If Maroon 5’s Songs About Jane or even sophomore success It Won’t Be Soon Before Long was pop gold, then Overexposed is Maroon 5’s solid copper statue here in 2012.
With Overexposed, the group’s fourth studio release, there was a different styling sensed off the bat. After the smash success of the dance-pop drug “Moves Like Jagger,” the band turned harder, faster and curiously more feisty.
Maroon 5’s first single this time around was different in its own way, though: like “Moves Like Jagger,” the song wasn’t about the frustrating hardships of a constantly high-low relationship. Unlike “This Love” and “Misery”, “Payphone” was like all the rest on the charts. Hollywood producers have a habit of placing big names like Christina Aguilera and Wiz Khalifa into top 40 plugs as a means of attracting people of all types. Maroon 5 fell victim to this trend for the first time, and consequently sacrificed intellectual inspiration and devout honesty in the meantime.
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Noting strict business, the charmer played all the right moves for the lead single’s exhausted efforts. The Wiz Khalifa featurette was worth a genuine “WTF,” but the song was as catchy and fresh to hold off M5 fans until Overexposed’s June 26 release. Its glittery melody lit up the airwaves instantly and contained such infectious energy to surge it to the top of the charts in no time.
One way of explaining Overexposed and its conceptual shallowness is to remind fans that you can only have so many expertly manufactured hooks before the scheme is unforgivable. Each song takes advantage of singer Adam Levine’s falsetto and the band’s snappy guitar chirps and finds a way of making them sound as appealing as possible. The result ends up being ridiculously savory but also transparently unsupported.
In the band’s 10-year recording history, every song on their album had a purpose and a place regardless of chart appeal. Crooners like “Sweetest Goodbye” and “Never Gonna Leave This Bed” never garnered unprecedented attention but remained brilliantly stimulating regardless. Though some songs on Overexposed (“Daylight” and “Wipe Your Eyes,” admirably, for example) are similar to these wonderful sheltered hits, none match their wondrously romantic quality.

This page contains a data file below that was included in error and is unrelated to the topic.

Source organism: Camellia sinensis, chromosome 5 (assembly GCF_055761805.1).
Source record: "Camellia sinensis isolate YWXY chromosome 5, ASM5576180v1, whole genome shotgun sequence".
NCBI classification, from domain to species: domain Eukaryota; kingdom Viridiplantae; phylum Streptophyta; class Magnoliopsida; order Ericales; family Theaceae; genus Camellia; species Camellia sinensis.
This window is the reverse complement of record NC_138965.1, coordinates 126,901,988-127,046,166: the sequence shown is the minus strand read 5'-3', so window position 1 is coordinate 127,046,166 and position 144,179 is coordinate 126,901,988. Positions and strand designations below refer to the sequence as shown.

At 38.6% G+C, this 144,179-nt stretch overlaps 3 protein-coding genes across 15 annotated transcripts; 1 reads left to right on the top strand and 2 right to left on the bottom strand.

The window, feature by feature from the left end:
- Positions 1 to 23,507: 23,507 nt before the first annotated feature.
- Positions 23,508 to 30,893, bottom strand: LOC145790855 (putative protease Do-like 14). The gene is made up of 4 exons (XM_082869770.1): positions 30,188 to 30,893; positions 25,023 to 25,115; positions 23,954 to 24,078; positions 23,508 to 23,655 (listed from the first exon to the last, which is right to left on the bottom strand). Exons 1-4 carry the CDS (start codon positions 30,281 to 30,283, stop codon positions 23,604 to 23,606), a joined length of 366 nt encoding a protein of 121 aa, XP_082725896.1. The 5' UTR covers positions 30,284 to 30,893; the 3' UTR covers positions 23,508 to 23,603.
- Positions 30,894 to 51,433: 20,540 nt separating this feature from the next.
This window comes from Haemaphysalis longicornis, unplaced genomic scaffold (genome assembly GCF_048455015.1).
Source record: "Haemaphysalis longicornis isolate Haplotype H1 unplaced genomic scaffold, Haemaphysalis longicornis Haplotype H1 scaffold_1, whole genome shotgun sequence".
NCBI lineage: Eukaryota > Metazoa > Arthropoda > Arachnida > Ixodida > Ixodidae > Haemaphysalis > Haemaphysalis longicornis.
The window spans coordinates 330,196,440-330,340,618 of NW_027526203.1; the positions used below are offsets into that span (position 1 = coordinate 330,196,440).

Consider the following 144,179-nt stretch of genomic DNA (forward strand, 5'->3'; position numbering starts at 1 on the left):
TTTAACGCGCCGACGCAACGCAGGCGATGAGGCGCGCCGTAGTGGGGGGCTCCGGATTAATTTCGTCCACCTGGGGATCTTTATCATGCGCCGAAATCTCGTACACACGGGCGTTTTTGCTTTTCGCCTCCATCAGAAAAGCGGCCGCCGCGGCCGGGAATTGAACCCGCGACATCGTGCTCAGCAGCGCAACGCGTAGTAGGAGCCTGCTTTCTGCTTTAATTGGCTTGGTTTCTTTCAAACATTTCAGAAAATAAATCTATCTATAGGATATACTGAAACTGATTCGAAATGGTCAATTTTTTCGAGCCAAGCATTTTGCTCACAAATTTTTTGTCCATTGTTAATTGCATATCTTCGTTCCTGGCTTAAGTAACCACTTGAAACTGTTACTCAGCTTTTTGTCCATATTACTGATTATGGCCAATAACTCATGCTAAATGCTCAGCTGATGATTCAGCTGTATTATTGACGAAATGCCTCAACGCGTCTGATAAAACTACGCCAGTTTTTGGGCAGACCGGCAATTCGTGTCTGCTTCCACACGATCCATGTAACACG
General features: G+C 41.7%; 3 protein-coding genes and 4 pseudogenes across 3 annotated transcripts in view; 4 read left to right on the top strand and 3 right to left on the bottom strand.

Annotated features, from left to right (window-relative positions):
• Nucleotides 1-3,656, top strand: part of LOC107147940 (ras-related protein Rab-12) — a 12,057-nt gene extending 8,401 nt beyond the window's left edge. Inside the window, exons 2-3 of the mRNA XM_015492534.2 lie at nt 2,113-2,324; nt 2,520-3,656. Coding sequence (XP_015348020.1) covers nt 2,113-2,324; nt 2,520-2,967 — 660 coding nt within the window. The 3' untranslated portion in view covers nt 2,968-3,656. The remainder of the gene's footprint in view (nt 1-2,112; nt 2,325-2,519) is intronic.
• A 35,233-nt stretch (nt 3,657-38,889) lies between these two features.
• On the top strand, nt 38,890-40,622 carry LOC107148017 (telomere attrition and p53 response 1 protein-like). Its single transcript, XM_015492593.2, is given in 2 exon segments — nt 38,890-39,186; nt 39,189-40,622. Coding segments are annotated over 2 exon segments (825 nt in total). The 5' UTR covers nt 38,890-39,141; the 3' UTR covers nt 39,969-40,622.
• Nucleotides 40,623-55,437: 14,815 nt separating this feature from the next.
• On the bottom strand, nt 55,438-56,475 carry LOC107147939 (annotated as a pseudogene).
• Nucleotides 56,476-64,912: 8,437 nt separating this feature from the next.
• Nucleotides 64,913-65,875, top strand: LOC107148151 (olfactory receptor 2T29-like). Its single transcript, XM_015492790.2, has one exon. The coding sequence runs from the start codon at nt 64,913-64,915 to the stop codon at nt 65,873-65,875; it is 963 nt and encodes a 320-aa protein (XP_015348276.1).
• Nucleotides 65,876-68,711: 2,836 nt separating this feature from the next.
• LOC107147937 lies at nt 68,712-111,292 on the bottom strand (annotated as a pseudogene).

This album is about a broken heart. There are lines like “she got me, she got me, she got me” and “his feeling keeps growing/ these rivers keep flowing/ How can I have answers when you drive me in questions.” So why does the entire collection of feelings feel so generic and unmemorable?
“One More Night” might be the album’s smartest moment. It leads with the drum beats that eventually carry every song on the album to a finish, along with spooky vocal riffs and “oooh” sounds and charging spats of lyrics that set a fiery tone for what might come further on. Later, “The Man Who Never Lied” takes the album’s lyrical pinnacle with a smart smoothness before the listener is able to realize it repeats nearly three more times after the second verse.
It’s almost as if Levine and the boys had their mind on their money when they put together this album. It has pop strength but none of the alt-rock execution that made them so masterful to begin with. Don’t ever dumb yourself down like Maroon 5 did. It’s not cute on anybody.